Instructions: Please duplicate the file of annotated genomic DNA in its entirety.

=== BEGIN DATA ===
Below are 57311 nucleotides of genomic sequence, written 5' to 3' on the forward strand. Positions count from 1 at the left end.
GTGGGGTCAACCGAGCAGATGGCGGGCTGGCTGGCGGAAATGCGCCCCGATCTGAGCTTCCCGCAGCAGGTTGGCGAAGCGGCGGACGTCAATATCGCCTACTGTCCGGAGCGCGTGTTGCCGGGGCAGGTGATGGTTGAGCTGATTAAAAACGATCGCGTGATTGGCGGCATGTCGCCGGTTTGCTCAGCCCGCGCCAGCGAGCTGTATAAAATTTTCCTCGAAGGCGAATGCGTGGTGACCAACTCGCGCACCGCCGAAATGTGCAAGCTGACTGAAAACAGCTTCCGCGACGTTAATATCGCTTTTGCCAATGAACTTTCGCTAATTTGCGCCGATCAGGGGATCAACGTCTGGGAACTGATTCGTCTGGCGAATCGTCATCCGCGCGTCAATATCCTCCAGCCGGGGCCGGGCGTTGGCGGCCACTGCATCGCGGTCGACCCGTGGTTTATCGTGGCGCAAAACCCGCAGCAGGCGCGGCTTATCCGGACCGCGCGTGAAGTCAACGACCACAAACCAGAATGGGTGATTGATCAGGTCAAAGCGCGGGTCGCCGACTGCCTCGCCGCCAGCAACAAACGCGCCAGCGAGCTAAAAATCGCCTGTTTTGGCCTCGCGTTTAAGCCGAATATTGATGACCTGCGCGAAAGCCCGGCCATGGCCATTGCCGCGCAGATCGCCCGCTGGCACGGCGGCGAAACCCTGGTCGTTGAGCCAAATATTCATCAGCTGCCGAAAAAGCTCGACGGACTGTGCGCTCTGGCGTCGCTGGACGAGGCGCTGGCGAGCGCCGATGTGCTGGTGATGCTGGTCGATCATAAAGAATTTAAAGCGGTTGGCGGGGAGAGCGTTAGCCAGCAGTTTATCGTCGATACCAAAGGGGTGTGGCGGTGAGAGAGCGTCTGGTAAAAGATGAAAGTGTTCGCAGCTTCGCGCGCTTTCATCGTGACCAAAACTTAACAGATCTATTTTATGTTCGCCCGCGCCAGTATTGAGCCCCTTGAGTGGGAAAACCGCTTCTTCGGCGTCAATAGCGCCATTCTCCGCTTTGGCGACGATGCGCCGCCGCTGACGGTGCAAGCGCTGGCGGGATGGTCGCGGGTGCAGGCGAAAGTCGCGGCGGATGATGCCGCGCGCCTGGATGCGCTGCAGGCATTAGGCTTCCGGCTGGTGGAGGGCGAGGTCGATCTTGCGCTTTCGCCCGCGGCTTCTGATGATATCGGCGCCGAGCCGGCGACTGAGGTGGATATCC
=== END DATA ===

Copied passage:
Below are 57311 nucleotides of genomic sequence, written 5' to 3' on the forward strand. Positions count from 1 at the left end.
GTGGGGTCAACCGAGCAGATGGCGGGCTGGCTGGCGGAAATGCGCCCCGATCTGAGCTTCCCGCAGCAGGTTGGCGAAGCGGCGGACGTCAATATCGCCTACTGTCCGGAGCGCGTGTTGCCGGGGCAGGTGATGGTTGAGCTGATTAAAAACGATCGCGTGATTGGCGGCATGTCGCCGGTTTGCTCAGCCCGCGCCAGCGAGCTGTATAAAATTTTCCTCGAAGGCGAATGCGTGGTGACCAACTCGCGCACCGCCGAAATGTGCAAGCTGACTGAAAACAGCTTCCGCGACGTTAATATCGCTTTTGCCAATGAACTTTCGCTAATTTGCGCCGATCAGGGGATCAACGTCTGGGAACTGATTCGTCTGGCGAATCGTCATCCGCGCGTCAATATCCTCCAGCCGGGGCCGGGCGTTGGCGGCCACTGCATCGCGGTCGACCCGTGGTTTATCGTGGCGCAAAACCCGCAGCAGGCGCGGCTTATCCGGACCGCGCGTGAAGTCAACGACCACAAACCAGAATGGGTGATTGATCAGGTCAAAGCGCGGGTCGCCGACTGCCTCGCCGCCAGCAACAAACGCGCCAGCGAGCTAAAAATCGCCTGTTTTGGCCTCGCGTTTAAGCCGAATATTGATGACCTGCGCGAAAGCCCGGCCATGGCCATTGCCGCGCAGATCGCCCGCTGGCACGGCGGCGAAACCCTGGTCGTTGAGCCAAATATTCATCAGCTGCCGAAAAAGCTCGACGGACTGTGCGCTCTGGCGTCGCTGGACGAGGCGCTGGCGAGCGCCGATGTGCTGGTGATGCTGGTCGATCATAAAGAATTTAAAGCGGTTGGCGGGGAGAGCGTTAGCCAGCAGTTTATCGTCGATACCAAAGGGGTGTGGCGGTGAGAGAGCGTCTGGTAAAAGATGAAAGTGTTCGCAGCTTCGCGCGCTTTCATCGTGACCAAAACTTAACAGATCTATTTTATGTTCGCCCGCGCCAGTATTGAGCCCCTTGAGTGGGAAAACCGCTTCTTCGGCGTCAATAGCGCCATTCTCCGCTTTGGCGACGATGCGCCGCCGCTGACGGTGCAAGCGCTGGCGGGATGGTCGCGGGTGCAGGCGAAAGTCGCGGCGGATGATGCCGCGCGCCTGGATGCGCTGCAGGCATTAGGCTTCCGGCTGGTGGAGGGCGAGGTCGATCTTGCGCTTTCGCCCGCGGCTTCTGATGATATCGGCGCCGAGCCGGCGACTGAGGTGGATATCC